How much can one outing change a pitcher's entire season? Starting pitchers are relatively insulated by the number of innings they throw, though there are rare cases where a bad outing can significantly impact their total season numbers. Remember Rick Porcello's awful start against the Los Angeles Angels in 2013? That inflated his ERA by nearly half a run.
Relief pitchers' numbers are in even more peril when an outing goes awry. Justin Miller had decent numbers in a short spell in the major leagues heading into August, but allowed three runs on five hits in two innings against the Pittsburgh Pirates. His season-long ERA jumped by over 1.5 runs, and he did not pitch in the majors again this season.
That last outing doesn't tell the whole story, though. Picked up by the Tigers after he was released by the Texas Rangers in 2013, Miller was expected to be one of the arms that contributed out of the bullpen at the big league level in 2014. He started the year in Triple-A Toledo, where he worked four consecutive scoreless outings to open the season. He was called up shortly after, and started his big league career with four more scoreless outings to close out the month of April. To that point, Miller had thrown 10 innings, allowing one run on seven hits with nine strikeouts to one walk. Not bad, right?
Of course, it didn't last. Miller was tagged for five runs (three earned) in his next two outings, raising his MLB ERA up to 4.32. The Tigers kept their faith, and Miller rewarded them by picking up his first big league win with two scoreless innings against the Baltimore Orioles on May 13th. However, Miller was sent down shortly after, the victim of needing more fresh arms for the bullpen as the team headed to Boston.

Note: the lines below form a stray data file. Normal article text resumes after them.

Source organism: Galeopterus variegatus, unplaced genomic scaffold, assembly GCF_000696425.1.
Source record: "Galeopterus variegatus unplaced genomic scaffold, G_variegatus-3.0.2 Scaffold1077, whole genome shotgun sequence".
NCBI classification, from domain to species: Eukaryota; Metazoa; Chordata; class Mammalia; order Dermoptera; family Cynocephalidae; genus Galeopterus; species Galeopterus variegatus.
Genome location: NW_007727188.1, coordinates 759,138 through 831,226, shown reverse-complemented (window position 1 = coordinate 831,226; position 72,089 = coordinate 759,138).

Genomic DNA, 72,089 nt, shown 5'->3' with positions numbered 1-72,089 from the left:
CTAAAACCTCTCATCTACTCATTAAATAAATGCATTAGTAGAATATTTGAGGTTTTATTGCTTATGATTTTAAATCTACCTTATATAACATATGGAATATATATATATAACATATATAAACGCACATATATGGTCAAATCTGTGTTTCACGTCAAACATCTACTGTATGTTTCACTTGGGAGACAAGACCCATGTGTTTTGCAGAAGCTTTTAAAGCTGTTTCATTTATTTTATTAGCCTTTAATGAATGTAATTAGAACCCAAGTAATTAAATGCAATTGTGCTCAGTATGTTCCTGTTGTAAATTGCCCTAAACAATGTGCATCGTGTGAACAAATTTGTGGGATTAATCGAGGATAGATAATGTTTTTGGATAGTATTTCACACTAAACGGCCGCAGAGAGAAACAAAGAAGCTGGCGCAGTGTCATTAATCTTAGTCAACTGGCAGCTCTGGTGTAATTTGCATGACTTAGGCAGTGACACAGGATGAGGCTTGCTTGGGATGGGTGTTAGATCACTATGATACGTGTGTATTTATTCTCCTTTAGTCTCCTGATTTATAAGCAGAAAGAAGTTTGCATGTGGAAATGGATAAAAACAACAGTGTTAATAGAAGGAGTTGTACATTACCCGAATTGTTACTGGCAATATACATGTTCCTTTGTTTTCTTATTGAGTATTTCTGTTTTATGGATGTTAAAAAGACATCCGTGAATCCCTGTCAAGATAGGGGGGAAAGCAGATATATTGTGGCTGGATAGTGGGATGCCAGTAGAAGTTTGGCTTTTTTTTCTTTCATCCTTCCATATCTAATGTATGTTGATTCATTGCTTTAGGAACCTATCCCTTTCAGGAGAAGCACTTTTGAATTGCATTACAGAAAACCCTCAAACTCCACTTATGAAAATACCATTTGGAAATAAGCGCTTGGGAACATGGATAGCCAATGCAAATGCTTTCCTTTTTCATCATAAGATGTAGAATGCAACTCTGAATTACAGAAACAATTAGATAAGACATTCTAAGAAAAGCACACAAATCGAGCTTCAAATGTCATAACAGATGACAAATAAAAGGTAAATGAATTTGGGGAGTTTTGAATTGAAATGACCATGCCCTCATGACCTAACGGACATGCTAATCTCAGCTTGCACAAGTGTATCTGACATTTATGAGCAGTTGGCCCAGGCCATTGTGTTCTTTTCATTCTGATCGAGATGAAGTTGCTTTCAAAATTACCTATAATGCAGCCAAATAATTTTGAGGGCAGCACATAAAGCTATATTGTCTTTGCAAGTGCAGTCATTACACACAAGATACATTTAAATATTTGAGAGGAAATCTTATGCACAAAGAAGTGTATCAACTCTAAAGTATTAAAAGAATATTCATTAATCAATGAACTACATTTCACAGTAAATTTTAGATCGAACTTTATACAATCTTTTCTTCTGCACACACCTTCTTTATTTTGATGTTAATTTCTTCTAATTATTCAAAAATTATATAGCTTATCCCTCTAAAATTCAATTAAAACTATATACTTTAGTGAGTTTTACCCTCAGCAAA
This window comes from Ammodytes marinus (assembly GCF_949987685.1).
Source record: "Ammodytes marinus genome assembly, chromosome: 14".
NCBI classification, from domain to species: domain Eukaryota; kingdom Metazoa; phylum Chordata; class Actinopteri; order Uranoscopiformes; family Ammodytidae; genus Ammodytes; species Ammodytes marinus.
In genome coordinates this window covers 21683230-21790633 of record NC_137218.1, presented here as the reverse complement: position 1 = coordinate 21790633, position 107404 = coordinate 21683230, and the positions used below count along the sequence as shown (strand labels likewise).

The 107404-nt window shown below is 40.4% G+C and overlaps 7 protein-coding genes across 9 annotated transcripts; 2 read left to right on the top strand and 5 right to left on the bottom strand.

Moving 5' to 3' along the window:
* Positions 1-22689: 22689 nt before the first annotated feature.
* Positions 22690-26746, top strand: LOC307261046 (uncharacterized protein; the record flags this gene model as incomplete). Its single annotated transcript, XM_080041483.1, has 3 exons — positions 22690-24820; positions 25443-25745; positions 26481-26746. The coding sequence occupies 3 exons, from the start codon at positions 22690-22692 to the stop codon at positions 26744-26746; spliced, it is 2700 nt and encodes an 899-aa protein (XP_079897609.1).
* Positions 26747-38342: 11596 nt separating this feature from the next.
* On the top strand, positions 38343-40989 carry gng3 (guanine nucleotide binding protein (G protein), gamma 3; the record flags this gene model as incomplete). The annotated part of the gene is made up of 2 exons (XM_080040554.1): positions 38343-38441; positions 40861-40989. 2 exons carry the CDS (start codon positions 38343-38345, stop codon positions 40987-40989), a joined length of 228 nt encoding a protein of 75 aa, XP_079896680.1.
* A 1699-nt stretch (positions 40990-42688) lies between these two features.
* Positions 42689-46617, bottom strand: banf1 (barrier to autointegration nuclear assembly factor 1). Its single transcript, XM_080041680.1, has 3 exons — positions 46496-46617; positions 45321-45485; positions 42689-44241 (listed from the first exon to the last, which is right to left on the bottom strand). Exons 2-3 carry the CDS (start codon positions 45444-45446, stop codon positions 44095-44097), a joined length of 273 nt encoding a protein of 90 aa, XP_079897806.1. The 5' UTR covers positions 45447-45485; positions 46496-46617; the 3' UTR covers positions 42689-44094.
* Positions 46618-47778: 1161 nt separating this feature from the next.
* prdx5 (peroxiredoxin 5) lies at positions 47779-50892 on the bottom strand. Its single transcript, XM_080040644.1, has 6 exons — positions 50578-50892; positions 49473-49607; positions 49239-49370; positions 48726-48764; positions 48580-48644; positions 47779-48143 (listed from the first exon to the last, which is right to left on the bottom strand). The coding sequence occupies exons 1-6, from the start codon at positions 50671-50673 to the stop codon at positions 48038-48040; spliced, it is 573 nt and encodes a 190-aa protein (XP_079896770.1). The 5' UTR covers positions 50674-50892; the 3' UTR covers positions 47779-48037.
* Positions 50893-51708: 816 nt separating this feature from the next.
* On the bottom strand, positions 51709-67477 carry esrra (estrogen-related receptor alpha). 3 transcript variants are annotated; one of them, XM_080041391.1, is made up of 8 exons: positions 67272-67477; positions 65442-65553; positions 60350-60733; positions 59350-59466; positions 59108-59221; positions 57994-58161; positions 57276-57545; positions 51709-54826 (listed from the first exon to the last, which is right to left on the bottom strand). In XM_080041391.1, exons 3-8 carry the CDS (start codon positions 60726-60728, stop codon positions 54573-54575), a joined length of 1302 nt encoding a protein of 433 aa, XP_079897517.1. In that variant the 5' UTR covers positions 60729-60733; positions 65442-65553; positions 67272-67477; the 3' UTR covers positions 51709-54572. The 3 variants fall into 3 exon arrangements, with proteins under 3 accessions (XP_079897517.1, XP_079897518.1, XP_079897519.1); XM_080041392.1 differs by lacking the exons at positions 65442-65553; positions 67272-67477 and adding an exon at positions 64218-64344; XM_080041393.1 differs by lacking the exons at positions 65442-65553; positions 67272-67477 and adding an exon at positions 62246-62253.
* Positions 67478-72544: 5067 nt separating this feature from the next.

At this point, Miller's numbers were still pretty solid. He had allowed a combined 2.40 ERA in 15 innings across Triple A and the majors with 11 strikeouts and two walks. It would only be a matter of time until he was called up again, unless things completely unraveled in the minors.
They didn't, but that still did not lead to another call up for the 27 year old right-hander. Miller allowed just six runs in his next 27 outings for the Mud Hens, a 1.65 ERA. He had a 3.0 strikeout-to-walk ratio and 0.89 WHIP during that stretch. Opposing batters hit .175/.248/.237 against him. Despite these gaudy figures, it took nearly three months before Miller made his way back to Detroit. Then, he had that aforementioned outing against the Pirates. His MLB ERA jumped from 3.48 to 5.11. His WHIP leapt from 0.97 to 1.30. Even his FIP jumped by a full run, from 3.71 to 4.92.
Miller was slightly more vulnerable after being sent down a second time, allowing three runs in his final 7 1/3 innings to close out the season.
If only I could grade Miller's entire 2014 season instead of the 12 1/3 innings he had at the MLB level. His overall numbers were excellent -- he had a 2.53 ERA and 3.14 strikeout-to-walk ratio in 57 combined innings this year -- and it's a mystery as to why he wasn't given another chance at the MLB level sooner than August when he was so thoroughly dominating Triple A hitters. Will he be given a bigger role in 2015? Your guess is as good as mine, but it wouldn't hurt to give him another shot at translating his minor league success to the majors.